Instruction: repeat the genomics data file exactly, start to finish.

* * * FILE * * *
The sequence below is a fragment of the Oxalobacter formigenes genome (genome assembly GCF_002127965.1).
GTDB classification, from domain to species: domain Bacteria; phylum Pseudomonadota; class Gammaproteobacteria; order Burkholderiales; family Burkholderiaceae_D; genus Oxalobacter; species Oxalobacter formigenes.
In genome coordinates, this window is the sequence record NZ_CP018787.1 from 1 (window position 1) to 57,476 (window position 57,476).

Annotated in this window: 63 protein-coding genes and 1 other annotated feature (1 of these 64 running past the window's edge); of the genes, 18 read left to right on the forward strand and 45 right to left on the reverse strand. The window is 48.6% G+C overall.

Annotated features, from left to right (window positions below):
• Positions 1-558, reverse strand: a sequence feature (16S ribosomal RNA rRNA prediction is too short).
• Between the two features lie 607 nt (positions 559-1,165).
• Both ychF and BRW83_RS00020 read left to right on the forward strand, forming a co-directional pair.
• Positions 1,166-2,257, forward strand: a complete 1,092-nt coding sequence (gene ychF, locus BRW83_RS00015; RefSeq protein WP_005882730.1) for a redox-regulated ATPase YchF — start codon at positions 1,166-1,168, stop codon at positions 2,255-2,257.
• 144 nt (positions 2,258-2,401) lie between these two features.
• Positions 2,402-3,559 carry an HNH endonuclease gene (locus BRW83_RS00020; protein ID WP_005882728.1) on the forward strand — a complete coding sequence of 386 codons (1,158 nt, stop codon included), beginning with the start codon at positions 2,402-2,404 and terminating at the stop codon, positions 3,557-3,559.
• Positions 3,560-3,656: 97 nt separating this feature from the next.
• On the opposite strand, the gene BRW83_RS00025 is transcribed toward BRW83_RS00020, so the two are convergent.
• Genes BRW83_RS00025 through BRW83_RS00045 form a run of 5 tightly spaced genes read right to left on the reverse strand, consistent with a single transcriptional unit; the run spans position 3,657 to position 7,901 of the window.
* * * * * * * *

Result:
The sequence below is a fragment of the Oxalobacter formigenes genome (genome assembly GCF_002127965.1).
GTDB classification, from domain to species: domain Bacteria; phylum Pseudomonadota; class Gammaproteobacteria; order Burkholderiales; family Burkholderiaceae_D; genus Oxalobacter; species Oxalobacter formigenes.
In genome coordinates, this window is the sequence record NZ_CP018787.1 from 1 (window position 1) to 57,476 (window position 57,476).

Annotated in this window: 63 protein-coding genes and 1 other annotated feature (1 of these 64 running past the window's edge); of the genes, 18 read left to right on the forward strand and 45 right to left on the reverse strand. The window is 48.6% G+C overall.

Annotated features, from left to right (window positions below):
• Positions 1-558, reverse strand: a sequence feature (16S ribosomal RNA rRNA prediction is too short).
• Between the two features lie 607 nt (positions 559-1,165).
• Both ychF and BRW83_RS00020 read left to right on the forward strand, forming a co-directional pair.
• Positions 1,166-2,257, forward strand: a complete 1,092-nt coding sequence (gene ychF, locus BRW83_RS00015; RefSeq protein WP_005882730.1) for a redox-regulated ATPase YchF — start codon at positions 1,166-1,168, stop codon at positions 2,255-2,257.
• 144 nt (positions 2,258-2,401) lie between these two features.
• Positions 2,402-3,559 carry an HNH endonuclease gene (locus BRW83_RS00020; protein ID WP_005882728.1) on the forward strand — a complete coding sequence of 386 codons (1,158 nt, stop codon included), beginning with the start codon at positions 2,402-2,404 and terminating at the stop codon, positions 3,557-3,559.
• Positions 3,560-3,656: 97 nt separating this feature from the next.
• On the opposite strand, the gene BRW83_RS00025 is transcribed toward BRW83_RS00020, so the two are convergent.
• Genes BRW83_RS00025 through BRW83_RS00045 form a run of 5 tightly spaced genes read right to left on the reverse strand, consistent with a single transcriptional unit; the run spans position 3,657 to position 7,901 of the window.